People pull up to Siam Square to pick up their food and see four or five DoorDash or other delivery cars out there, but they don’t realize those companies take 25 to 30 percent off the top, which leaves us with pretty much pennies on the order. We’re doing 15 percent of our normal business. We’ve laid off the entire staff just to be able to keep our bills paid. It’s definitely hurtful when you hear people say, “Looks like you’re doing great.”

Why do you think it’s so hard for some people to understand what restaurants are going through?
Because so many of them are working from home and still getting a paycheck. I’m here at Siam Square every day, and I look out the window in Fountain Square and you’d think there’s no quarantine. Groups are riding their bikes, having fun. Everybody’s on vacation. They’re on Facebook saying they’re bored watching everything on Netflix. For us, our days are spent in deep depression and anxiety, Googling how to get funding and how we can keep our heads above water? There’s a real disconnect between what’s going on in the hospitality industry and what’s going on if you work for Lilly or Salesforce or Anthem.

I think, regardless, half the restaurants in the city will be gone in a year.

Is that why you’ve been so vocal on social media?
Believe it or not, I don’t like to go online and bitch and complain all the time. I know it can scare people. I was talking privately about it with a restaurateur in New York City and he said, “We need to come together on this.” Unfortunately, it’s very hard to get restaurateurs to be honest with each other because everybody wants to say, “Yeah, it’s rough right now, but we’ll be fine.” The reality is, we’re not all going to be fine. Everything may reopen at first, and then you’re going to start to see mass closures.

What kind of help right now would make a real impact on saving the industry?
Freeing up the restrictions on what we can spend the PPP money on would be a giant help. Loan forgiveness is important. I worked my ass off for over a decade to pay off my loans for Black Market and Siam Square. The last thing I want to do after all that work is to take on debt I had to take because I was told to close down by the government. I was happy to close down for public health, but then to be told, “Hey, we’ll help you reopen. You can borrow money from us. Just pay it back.” I think it’s an affront to small businesses, low interest or not. It’s money we didn’t owe in the first place.

Is there anything else the government could do to help?
Forgiveness of sales taxes and food and beverage taxes in February and March would be big. It wouldn’t be the savior, but at least it would give us a little bit of a bridge to reopen and not have to worry about all this debt sinking us the moment we unlock the doors.

Upstairs interior of The Inferno Room tiki lounge
The Inferno Room

Is there anything customers can do to help?
I think we’re past that. And I don’t mean that customers can’t be helpful. We’ve had an amazing outpouring of support across the board. It’s like post-9/11 levels of empathy. But we’re talking about numbers now that are too big. I’m sitting on $14,000 of back sales taxes, just at one of my restaurants; that doesn’t even include the others. So 200 extra dollars from one of my customers is fantastic, but it doesn’t even put a chip in that tax bill.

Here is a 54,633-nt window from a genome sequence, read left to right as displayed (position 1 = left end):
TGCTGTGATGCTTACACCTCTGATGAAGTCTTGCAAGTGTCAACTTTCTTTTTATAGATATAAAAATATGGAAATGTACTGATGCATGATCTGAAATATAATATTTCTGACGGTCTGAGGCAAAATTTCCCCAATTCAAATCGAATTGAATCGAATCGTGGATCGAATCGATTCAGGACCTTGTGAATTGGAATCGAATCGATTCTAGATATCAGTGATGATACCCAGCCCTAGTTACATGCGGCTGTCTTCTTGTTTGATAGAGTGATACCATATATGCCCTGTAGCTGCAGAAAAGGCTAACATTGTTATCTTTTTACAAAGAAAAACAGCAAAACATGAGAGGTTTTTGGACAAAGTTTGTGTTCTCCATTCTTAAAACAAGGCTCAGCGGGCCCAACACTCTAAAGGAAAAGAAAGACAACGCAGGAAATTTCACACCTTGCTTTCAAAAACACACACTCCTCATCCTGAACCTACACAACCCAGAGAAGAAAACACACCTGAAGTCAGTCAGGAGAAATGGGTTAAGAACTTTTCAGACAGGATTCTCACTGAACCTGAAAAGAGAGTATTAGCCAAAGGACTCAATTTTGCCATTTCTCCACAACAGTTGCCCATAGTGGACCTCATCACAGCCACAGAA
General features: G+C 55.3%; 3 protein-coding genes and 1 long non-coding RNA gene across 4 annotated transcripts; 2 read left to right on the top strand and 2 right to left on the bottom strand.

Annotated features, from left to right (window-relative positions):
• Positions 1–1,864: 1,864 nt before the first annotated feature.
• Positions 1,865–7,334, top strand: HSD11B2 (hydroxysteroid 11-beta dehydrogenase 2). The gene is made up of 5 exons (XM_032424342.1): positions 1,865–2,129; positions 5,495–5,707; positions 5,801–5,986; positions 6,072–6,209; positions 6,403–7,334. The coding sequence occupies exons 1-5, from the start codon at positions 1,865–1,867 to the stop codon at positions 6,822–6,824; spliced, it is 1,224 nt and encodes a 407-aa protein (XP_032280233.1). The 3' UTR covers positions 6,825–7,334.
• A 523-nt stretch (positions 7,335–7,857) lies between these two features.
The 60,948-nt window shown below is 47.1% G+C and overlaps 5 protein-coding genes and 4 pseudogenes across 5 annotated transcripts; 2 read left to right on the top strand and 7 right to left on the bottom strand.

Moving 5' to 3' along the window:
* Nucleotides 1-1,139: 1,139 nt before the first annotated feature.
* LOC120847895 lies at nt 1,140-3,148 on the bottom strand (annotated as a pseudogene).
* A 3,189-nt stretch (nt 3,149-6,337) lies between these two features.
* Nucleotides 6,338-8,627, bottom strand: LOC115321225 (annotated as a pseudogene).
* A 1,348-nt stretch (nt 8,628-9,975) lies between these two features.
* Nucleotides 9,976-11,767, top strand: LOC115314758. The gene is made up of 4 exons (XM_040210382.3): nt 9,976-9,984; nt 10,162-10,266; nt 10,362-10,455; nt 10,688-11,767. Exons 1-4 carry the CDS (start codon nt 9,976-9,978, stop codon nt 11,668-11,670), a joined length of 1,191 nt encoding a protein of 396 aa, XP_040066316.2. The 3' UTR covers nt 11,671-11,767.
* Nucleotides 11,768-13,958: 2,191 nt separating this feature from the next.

What fault lines has this crisis exposed in the hospitality industry?
I recently posted a Medium article called “Why Restaurants Are So Fucked.” The writer [Joelle Parenteau] said, “Did you know that most restaurants don’t even have two months of rent in their bank account?” And I was like, of course they don’t. Do most businesses? And then she showed the profit margins in the health industry and banking industry, and my jaw dropped. I’ve lived in this bubble for so much of my life that our slim margins seemed normal.

How do you fix that?
It’s unfixable.

In March, Patachou, Inc. founder Martha Hoover told the Take Away Only podcast that restaurateurs have to start talking openly and publicly about the broken business model, especially with menu prices. She said they are universally too low, and the public needs to know that if they want restaurants to be able to take care of their staffs on a daily basis—not just in times of crisis—they have to charge more for food.
I’m not sure it’s possible. There are very few restaurants that are charging you the value of what the food actually is. At Siam Square, we’re selling food for $12 a meal, and that’s a fresh, home-cooked meal with everything made to order in house. That’s damn near what you pay at McDonalds. And Americans in particular have been very spoiled in thinking that everything should be cheap all the time. It would take a very big shake-up in the world for people to realize how much food should cost.

Do you see any upside right now? Is there any part of you that thinks you might be able to look back someday and think, well, at least X, Y, or Z resulted from all of this pain?
I think in the long term we are all going to be much more cognizant of the way that we interact with one another. At Siam Square, we have spicy food, and one of the things that always bothers me is people will get a runny nose and blow their nose on a napkin that they leave for us to pick up with our hands. I hope people are a little more cognizant of that now. Restaurant and hospitality workers are held to very high standards by the health department, and we have a deeper level of training about sanitation. I don’t wash my hands more than I did before, because I was already obsessing about it. So when there’s a run on sanitizer at the grocery I’m like, “Wow, were you not sanitizing anything before? Were you not washing your hands already?”